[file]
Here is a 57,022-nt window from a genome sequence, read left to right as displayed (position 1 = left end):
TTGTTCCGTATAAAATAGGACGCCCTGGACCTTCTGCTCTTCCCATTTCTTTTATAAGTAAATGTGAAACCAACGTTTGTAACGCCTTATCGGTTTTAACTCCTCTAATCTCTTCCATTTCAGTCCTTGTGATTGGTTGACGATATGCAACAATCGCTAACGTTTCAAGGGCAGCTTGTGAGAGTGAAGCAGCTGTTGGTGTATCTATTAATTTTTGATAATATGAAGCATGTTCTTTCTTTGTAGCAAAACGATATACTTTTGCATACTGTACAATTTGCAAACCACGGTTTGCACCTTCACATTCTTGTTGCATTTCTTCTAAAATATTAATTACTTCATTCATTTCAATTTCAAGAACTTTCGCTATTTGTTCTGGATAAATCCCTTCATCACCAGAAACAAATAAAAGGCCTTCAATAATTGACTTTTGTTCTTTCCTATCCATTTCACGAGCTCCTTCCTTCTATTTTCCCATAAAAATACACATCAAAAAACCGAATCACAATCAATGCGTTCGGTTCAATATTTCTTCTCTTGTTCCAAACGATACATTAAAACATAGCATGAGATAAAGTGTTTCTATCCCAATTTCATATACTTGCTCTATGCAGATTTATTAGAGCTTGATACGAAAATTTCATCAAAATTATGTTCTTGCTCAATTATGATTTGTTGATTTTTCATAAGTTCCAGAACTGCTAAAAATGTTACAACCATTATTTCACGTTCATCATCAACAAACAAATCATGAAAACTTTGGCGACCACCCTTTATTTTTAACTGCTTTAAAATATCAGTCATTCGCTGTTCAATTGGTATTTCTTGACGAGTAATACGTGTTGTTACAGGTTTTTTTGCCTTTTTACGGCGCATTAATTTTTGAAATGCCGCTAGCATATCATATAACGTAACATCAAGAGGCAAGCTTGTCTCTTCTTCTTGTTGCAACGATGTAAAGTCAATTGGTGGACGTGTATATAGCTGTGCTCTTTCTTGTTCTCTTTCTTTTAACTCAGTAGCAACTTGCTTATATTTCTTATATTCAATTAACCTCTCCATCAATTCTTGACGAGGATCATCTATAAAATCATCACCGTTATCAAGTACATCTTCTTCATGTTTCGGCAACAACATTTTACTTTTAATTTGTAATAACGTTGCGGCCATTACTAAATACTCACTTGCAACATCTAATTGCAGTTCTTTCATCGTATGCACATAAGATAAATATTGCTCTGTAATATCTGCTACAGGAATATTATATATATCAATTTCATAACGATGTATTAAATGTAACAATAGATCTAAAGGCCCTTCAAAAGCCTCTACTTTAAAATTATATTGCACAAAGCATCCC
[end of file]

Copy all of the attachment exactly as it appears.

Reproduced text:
Here is a 57,022-nt window from a genome sequence, read left to right as displayed (position 1 = left end):
TTGTTCCGTATAAAATAGGACGCCCTGGACCTTCTGCTCTTCCCATTTCTTTTATAAGTAAATGTGAAACCAACGTTTGTAACGCCTTATCGGTTTTAACTCCTCTAATCTCTTCCATTTCAGTCCTTGTGATTGGTTGACGATATGCAACAATCGCTAACGTTTCAAGGGCAGCTTGTGAGAGTGAAGCAGCTGTTGGTGTATCTATTAATTTTTGATAATATGAAGCATGTTCTTTCTTTGTAGCAAAACGATATACTTTTGCATACTGTACAATTTGCAAACCACGGTTTGCACCTTCACATTCTTGTTGCATTTCTTCTAAAATATTAATTACTTCATTCATTTCAATTTCAAGAACTTTCGCTATTTGTTCTGGATAAATCCCTTCATCACCAGAAACAAATAAAAGGCCTTCAATAATTGACTTTTGTTCTTTCCTATCCATTTCACGAGCTCCTTCCTTCTATTTTCCCATAAAAATACACATCAAAAAACCGAATCACAATCAATGCGTTCGGTTCAATATTTCTTCTCTTGTTCCAAACGATACATTAAAACATAGCATGAGATAAAGTGTTTCTATCCCAATTTCATATACTTGCTCTATGCAGATTTATTAGAGCTTGATACGAAAATTTCATCAAAATTATGTTCTTGCTCAATTATGATTTGTTGATTTTTCATAAGTTCCAGAACTGCTAAAAATGTTACAACCATTATTTCACGTTCATCATCAACAAACAAATCATGAAAACTTTGGCGACCACCCTTTATTTTTAACTGCTTTAAAATATCAGTCATTCGCTGTTCAATTGGTATTTCTTGACGAGTAATACGTGTTGTTACAGGTTTTTTTGCCTTTTTACGGCGCATTAATTTTTGAAATGCCGCTAGCATATCATATAACGTAACATCAAGAGGCAAGCTTGTCTCTTCTTCTTGTTGCAACGATGTAAAGTCAATTGGTGGACGTGTATATAGCTGTGCTCTTTCTTGTTCTCTTTCTTTTAACTCAGTAGCAACTTGCTTATATTTCTTATATTCAATTAACCTCTCCATCAATTCTTGACGAGGATCATCTATAAAATCATCACCGTTATCAAGTACATCTTCTTCATGTTTCGGCAACAACATTTTACTTTTAATTTGTAATAACGTTGCGGCCATTACTAAATACTCACTTGCAACATCTAATTGCAGTTCTTTCATCGTATGCACATAAGATAAATATTGCTCTGTAATATCTGCTACAGGAATATTATATATATCAATTTCATAACGATGTATTAAATGTAACAATAGATCTAAAGGCCCTTCAAAAGCCTCTACTTTAAAATTATATTGCACAAAGCATCCC